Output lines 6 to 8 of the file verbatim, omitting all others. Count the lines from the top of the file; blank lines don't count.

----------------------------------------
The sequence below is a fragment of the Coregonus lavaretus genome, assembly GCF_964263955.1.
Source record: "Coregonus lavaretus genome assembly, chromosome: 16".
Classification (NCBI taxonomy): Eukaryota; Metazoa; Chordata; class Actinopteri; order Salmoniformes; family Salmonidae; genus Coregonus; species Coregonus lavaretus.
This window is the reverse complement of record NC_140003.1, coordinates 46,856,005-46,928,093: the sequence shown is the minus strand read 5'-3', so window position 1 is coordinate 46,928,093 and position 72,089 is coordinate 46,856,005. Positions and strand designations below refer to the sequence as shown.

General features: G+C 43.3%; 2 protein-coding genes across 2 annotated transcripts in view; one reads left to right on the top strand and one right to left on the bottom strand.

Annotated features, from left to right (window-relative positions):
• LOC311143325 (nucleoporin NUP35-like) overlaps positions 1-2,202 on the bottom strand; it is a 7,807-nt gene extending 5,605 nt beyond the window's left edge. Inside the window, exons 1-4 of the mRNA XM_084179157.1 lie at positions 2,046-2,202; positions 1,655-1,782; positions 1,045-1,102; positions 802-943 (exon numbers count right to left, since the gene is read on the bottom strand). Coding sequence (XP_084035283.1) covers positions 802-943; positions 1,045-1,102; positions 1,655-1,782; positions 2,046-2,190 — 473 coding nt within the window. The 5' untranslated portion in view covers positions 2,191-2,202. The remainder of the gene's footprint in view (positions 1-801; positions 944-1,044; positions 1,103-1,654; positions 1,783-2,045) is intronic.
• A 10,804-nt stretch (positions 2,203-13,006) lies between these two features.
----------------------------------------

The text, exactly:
Annotated features, from left to right (window-relative positions):
• LOC311143325 (nucleoporin NUP35-like) overlaps positions 1-2,202 on the bottom strand; it is a 7,807-nt gene extending 5,605 nt beyond the window's left edge. Inside the window, exons 1-4 of the mRNA XM_084179157.1 lie at positions 2,046-2,202; positions 1,655-1,782; positions 1,045-1,102; positions 802-943 (exon numbers count right to left, since the gene is read on the bottom strand). Coding sequence (XP_084035283.1) covers positions 802-943; positions 1,045-1,102; positions 1,655-1,782; positions 2,046-2,190 — 473 coding nt within the window. The 5' untranslated portion in view covers positions 2,191-2,202. The remainder of the gene's footprint in view (positions 1-801; positions 944-1,044; positions 1,103-1,654; positions 1,783-2,045) is intronic.
• A 10,804-nt stretch (positions 2,203-13,006) lies between these two features.